But the other day it kinda hit me. As the kids were squabbling in the car, sweat dripping down our faces, trying - and failing - to make it to Costco before it closed. We drove away, requiring silence even as newly minted four year old tried to sing away her blues, loudly, and little miss jammed her fingers in her ears, crying for silence, and little man buried his head in his ever present Kindle, disengaging. And I look up, as the forced silence finally fell upon the car, to see a beautiful pink-y purple sky, the ocean a deep mauve below, stretching both ways as far as you could see, the beach before it a faint grey in the fading light, bedecked with the fringes of palms off in the distance.
And I felt gratitude sinking in. We had accomplished this seemingly impossible feat, of moving so far from everything, and we were really here. In all our squabbling glory.
And I see one of those facebook things floating around. Somewhere, its says, someone on this planet is happy with much less than what you have.
And its true. I have a roof. Hot and tiny though it feels on this sweltering afternoon as I type. A room that is clean and safe, Beds for all of us. A fridge stocked with juice and fruit and bread and milk.
And the bubbling feeling of a new life is inside of me. Movements now that are so evident as I lay in bed at night, trying to sleep. A tumble here. A flutter there. I'm nearly halfway (19 weeks) and its starting to feel so real. Another life. Another head of curls. Another sturdy body. Another soft smile.
And a friend of mine from college posts online, her cancer is back. She is my age. With a child and husband and career she loves. And it seems so damn unfair, even as this new life flutters inside my healthy body.
And I see reports of college shootings and fleeing refugees, the bombing of a hospital full of aid workers in Afghanistan.
And suddenly the heat of my little room isn't so oppressive, looking at refugees living in tent cities in the desert. My three children, fighting over who's iPad turn is first - they are whole, they aren't lying traumatized on a mattress on the floor, unable to speak because of the unspeakable horrors they have seen, horrors no one should see, let alone a child.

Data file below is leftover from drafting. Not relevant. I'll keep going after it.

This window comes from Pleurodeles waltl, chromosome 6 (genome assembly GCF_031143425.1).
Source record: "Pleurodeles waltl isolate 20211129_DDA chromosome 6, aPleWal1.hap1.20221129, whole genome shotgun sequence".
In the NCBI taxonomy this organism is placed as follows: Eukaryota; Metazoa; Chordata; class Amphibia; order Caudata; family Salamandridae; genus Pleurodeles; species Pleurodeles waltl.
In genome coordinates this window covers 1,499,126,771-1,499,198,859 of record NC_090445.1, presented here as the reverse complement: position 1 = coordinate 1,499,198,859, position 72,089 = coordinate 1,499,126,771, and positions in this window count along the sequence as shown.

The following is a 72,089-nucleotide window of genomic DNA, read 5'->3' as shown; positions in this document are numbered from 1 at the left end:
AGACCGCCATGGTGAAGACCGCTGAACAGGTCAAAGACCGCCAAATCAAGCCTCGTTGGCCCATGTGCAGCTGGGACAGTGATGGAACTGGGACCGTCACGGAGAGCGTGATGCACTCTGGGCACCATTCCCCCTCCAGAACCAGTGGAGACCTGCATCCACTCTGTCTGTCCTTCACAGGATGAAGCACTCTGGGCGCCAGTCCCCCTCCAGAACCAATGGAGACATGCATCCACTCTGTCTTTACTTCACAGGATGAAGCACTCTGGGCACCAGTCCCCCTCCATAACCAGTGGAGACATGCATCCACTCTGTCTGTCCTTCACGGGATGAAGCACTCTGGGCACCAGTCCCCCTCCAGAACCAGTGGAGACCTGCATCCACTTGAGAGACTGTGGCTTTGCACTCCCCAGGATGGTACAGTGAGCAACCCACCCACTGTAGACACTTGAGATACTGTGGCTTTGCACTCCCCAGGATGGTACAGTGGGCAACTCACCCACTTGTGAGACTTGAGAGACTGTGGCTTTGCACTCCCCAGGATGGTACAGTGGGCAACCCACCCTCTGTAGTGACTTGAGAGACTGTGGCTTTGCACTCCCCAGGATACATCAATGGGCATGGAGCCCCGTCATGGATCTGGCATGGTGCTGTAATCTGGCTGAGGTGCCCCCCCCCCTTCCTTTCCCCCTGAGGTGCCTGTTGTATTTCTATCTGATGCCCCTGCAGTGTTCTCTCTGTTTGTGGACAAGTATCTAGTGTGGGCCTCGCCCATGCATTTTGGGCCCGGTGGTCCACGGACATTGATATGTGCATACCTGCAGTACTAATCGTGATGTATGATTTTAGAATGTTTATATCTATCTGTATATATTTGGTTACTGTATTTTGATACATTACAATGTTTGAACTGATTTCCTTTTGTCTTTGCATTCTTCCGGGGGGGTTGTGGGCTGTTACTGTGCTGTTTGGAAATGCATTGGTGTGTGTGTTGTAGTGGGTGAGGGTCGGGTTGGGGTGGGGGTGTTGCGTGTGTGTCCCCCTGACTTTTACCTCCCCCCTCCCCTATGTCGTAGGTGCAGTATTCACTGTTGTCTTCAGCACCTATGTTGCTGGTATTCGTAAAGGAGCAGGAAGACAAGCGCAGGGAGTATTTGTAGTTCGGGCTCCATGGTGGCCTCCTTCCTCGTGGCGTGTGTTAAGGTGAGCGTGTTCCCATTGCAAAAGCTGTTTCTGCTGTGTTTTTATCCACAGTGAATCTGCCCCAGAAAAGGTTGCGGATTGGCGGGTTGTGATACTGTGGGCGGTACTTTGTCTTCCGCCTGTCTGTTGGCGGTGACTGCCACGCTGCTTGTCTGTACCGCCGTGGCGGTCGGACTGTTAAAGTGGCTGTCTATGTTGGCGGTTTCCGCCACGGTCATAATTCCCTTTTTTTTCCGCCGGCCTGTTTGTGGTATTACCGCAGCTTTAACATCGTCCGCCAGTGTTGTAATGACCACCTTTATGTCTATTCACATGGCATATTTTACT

And I find myself crying more. Softening. Feeling the gratitude creeping in, taking hold of me.
And I look at my kids, complaining over what was served in the cafeteria, realizing, why shouldn't they complain, I have been too. And I realize, for the forty millionth time, how their gratitude starts with mine. How my eyes need to see the good, in them, in our circumstances, even as things feel hard.
Because things are not hard. Things might be inconvenient - the heat, the small space, living on the side of a volcano walking up and down the pathways of campus with a swiftly growing body inside of me - but things are not hard.
We let, so often, the inconvenient become the hard. We confuse the two. The merely nuisances become the stressful. And then they overpower the joys. The kids fight over who plays Minecraft first - but they ACTUALLY LOVE DOING THE SAME THING (miracle of miracles!) Little green whines about riding her scooter all day - but she has strong active legs and a strong body that loves moving. My body feels slower and more cumbersome with each week that passes - BUT I'M GROWING ANOTHER KID TO LOVE. The heat feels like being trapped in a car without the AC on, some days - but in the evening the ocean breezes blow in and the waves ripple on the mauve sea under a pink sky and the beauty overwhelms everything.
The hard becomes a blessing.
So, those are my notes on gratitude. A reminder to myself. And one week from now we get to set up house in our new rental and the days are cooling as we move into fall and the kids are meeting friends and I AM MEETING FRIENDS (amazing!) and this is good. And this is where we should be. Even if pumpkins cost $9 at Walmart. (HA HA HA, can you believe that???)
Life is so beautiful friends. Dammit. It is.
My birthday dinner at the beach last week.